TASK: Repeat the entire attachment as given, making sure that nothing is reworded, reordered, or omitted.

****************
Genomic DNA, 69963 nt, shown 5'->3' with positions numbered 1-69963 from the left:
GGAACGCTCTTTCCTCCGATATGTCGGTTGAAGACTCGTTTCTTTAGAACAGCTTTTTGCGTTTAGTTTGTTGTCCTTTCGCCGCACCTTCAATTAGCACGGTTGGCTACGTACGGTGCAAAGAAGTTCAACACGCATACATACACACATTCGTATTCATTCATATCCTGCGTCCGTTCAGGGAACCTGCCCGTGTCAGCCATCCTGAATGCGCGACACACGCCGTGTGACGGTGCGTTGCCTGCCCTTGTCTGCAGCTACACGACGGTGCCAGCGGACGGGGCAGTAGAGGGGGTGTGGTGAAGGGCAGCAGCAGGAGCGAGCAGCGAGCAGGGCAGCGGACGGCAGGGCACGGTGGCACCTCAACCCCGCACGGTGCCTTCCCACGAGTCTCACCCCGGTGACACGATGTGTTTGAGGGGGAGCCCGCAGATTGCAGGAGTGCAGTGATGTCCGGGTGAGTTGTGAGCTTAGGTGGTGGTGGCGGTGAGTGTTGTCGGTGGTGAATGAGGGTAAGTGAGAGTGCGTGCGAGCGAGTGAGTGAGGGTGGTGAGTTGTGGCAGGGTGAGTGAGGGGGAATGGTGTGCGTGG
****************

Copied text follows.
Genomic DNA, 69963 nt, shown 5'->3' with positions numbered 1-69963 from the left:
GGAACGCTCTTTCCTCCGATATGTCGGTTGAAGACTCGTTTCTTTAGAACAGCTTTTTGCGTTTAGTTTGTTGTCCTTTCGCCGCACCTTCAATTAGCACGGTTGGCTACGTACGGTGCAAAGAAGTTCAACACGCATACATACACACATTCGTATTCATTCATATCCTGCGTCCGTTCAGGGAACCTGCCCGTGTCAGCCATCCTGAATGCGCGACACACGCCGTGTGACGGTGCGTTGCCTGCCCTTGTCTGCAGCTACACGACGGTGCCAGCGGACGGGGCAGTAGAGGGGGTGTGGTGAAGGGCAGCAGCAGGAGCGAGCAGCGAGCAGGGCAGCGGACGGCAGGGCACGGTGGCACCTCAACCCCGCACGGTGCCTTCCCACGAGTCTCACCCCGGTGACACGATGTGTTTGAGGGGGAGCCCGCAGATTGCAGGAGTGCAGTGATGTCCGGGTGAGTTGTGAGCTTAGGTGGTGGTGGCGGTGAGTGTTGTCGGTGGTGAATGAGGGTAAGTGAGAGTGCGTGCGAGCGAGTGAGTGAGGGTGGTGAGTTGTGGCAGGGTGAGTGAGGGGGAATGGTGTGCGTGG